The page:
The leader will lead the line into a circle, going clockwise. When the leader puts the point of their sword into the center, every other beat, the next person in line does the same, until there is a pyramid-shape in the middle. All dancers twist their swords to the beat 4 times.

Take your sword and place it over your left shoulder, right hand still on the handle, pointing the tip backwards so that the person behind you can reach it. Take tip of the sword in front of you with your left hand. Continue walking in a circle during all of this.

On the leader’s command, lift both swords over your head and drop your arms to your sides, to form an open ring with the other dancers.

Figure 1, Single Under:

The leader and the person to their right (Number 2) raise their sword between them and stop walking forwards. Continue stepping in place. 

Number 6 leads the line under the raised sword, raising their sword (the one in their right hand) up over Number 2’s head. Both 1 and 2 hold the two swords together. If you are not 1 or 2, keep moving forward, staying behind the person in front of you. Once everyone is through, both 1 and 2 rotate and drop their swords down to form the circle again.

Ideally, this should take 8 beats. On beat 1 of the next measure, Numbers 2 and 3 raise their sword, and the circle begins again. This continues until all of the dancers have been the bridge.
Circle up for 8 beats to re-set.

Figure 2, Double Over:

Again, 1 and 2 will begin the figure. This time, they put their sword as close to the ground as they can. The position should be similar to grabbing your ankles, but without actually grabbing your ankles, because you have swords in your hands. The sword between the two dancers should be sort of in front of their feet, so the whole length isn’t between them.

Again, don’t move forward, step in place.

The two dancers directly opposite them (4 and 5) put their mutual sword directly in front of them and walk forward, stepping over the sword together. 3 and 6 follow as a pair. As soon as the sword is crossed, banana-peel, bridging the sword over the other dancers (not hitting them in the head). Number 1 follows their higher sword over the lower sword (spinning over the sword on the ground), and Number 2 stands up after Number 1 is over. Form the circle again.

Again, ideally this is 8 beats, though it’s harder than single under, so it might take longer. On beat 1, Numbers 2 and 3 drop their sword, and the circle begins again.

A nice flourish here is for the pair first over the sword to spin and hit the two swords of the next pair briefly with their sword before going over them. This is only a flourish, though, not necessary, just pretty.

When everyone has put their sword down, the figure is over, circle up for 8 beats to re-set.

Figure 3, Lock, or Rose:

All dancers spin over their right shoulder (right shoulder back, staple your right foot to the floor and spin clockwise, whatever makes sense to you) swords over their heads. Don’t grip it too tight, the swords are allowed to move in your hands, just don’t drop them.

Pass your point to the dancer on your right, and take the point of the dancer to your left. Your hands should not be crossed.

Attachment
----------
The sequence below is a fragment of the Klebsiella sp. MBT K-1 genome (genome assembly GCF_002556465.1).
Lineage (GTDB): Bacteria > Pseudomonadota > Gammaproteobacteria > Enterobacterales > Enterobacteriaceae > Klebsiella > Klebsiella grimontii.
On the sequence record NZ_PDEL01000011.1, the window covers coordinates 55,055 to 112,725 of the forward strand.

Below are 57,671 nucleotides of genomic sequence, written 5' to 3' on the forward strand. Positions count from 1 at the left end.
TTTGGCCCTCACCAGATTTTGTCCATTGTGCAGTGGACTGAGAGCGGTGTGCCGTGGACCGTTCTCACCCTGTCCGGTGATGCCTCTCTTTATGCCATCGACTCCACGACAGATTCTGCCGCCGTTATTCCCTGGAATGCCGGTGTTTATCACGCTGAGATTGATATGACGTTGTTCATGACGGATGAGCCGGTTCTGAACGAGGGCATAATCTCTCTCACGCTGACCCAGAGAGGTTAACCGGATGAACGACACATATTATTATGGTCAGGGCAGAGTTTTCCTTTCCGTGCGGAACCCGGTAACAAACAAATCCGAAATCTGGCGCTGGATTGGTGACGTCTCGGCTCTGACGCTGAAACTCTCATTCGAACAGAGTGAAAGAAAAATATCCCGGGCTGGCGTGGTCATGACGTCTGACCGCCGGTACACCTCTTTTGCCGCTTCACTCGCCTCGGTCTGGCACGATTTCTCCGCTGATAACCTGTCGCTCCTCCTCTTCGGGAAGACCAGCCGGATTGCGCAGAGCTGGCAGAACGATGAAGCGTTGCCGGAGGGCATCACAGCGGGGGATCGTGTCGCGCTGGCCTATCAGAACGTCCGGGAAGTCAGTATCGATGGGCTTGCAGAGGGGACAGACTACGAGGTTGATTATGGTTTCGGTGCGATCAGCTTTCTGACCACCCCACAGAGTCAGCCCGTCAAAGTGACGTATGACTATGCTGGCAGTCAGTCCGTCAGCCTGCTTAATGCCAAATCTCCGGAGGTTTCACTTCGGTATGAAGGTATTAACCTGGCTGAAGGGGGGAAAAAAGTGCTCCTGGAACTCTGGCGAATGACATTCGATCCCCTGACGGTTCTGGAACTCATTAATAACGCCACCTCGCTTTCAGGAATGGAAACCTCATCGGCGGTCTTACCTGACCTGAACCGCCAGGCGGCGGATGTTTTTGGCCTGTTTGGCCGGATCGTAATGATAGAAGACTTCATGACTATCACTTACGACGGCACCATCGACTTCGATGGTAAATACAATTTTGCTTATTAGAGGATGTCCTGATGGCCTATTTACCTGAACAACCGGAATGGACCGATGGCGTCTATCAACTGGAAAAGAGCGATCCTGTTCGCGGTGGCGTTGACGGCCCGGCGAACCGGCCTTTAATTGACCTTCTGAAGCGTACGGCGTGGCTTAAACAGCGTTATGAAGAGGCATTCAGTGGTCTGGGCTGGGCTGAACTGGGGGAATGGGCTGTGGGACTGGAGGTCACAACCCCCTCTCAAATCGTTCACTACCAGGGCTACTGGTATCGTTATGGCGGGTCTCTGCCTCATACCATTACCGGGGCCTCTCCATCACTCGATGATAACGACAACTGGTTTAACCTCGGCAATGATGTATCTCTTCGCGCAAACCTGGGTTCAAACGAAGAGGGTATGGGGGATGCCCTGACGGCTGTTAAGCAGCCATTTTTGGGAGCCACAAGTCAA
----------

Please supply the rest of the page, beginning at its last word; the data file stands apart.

All dancers even up the swords so it looks like a 6 pointed star.

On the leader’s command, (“make”) cross them so that the lower sword is on top. If you had a proper handle, you would want the cross to be above the handle. Without one, just make sure they overlap really well.

The other dancers let go, and the leader lifts the swords to show off the star. At this point you can either walk around them, stand in a line with the star in the center (rapper-style), or have a fool come into the center, and lower the sword-star around their throat.

Either way, bring the sword star back down, and everyone takes a handle with their right hand.
On the leader’s command, everyone pulls the handle of the sword in the right hand, so that the star dissolves.

Points on the floor. On the leader’s command, raise your sword tip up and place it on your right shoulder. Follow them out.

If you left a dead fool behind you, at this point, you could either carry them off (usually done before the dancers leave), or find someone in the crowd to revive them with a kiss or a pill or something.

Your dance is done!

There are many other figures that can be added, such as Double-Under, Single-Over, Over-Your-Own-Sword (hard and requires some athleticism), Triangles, and Weaving.


 Sword Dancing in Europe: A History, Stephen D. Corrsin, 1997

“The Longsword Dance”, Rapper Online,

A number of articles, mostly based on articles published privately in the 80s by Trevor Stone in the “Rattle Up My Boys” longsword publications. This website is kept by the Newcastle Kingsmen, a rapper team in England.

Roy Dommett’s Morris Notes, Volume 4: Sword Dances. Taken by Roy Dommett over a long period of time, edited by Anthony G. Barrand, Ph.D, 1986, Boston University.

Also very helpful were the following videos, available online:

“Hilt-And-Point Sword Dances” (a review of the Watson Fellowship Year in the above blog by Jeremy Carter-Gordon)

“Zwaarddans Antwerpen 30/03/2014” (The Lange Wapper Sword Dance)

The dance at the end of this handout is taught and performed by the Pokingbrook Morris Women, Albany, NY, primarily in the winter. It is (somewhat loosely) based on the Kirkby Malzeard Sword Dance.

For a more modern take on Longsword, check out Orion Longsword.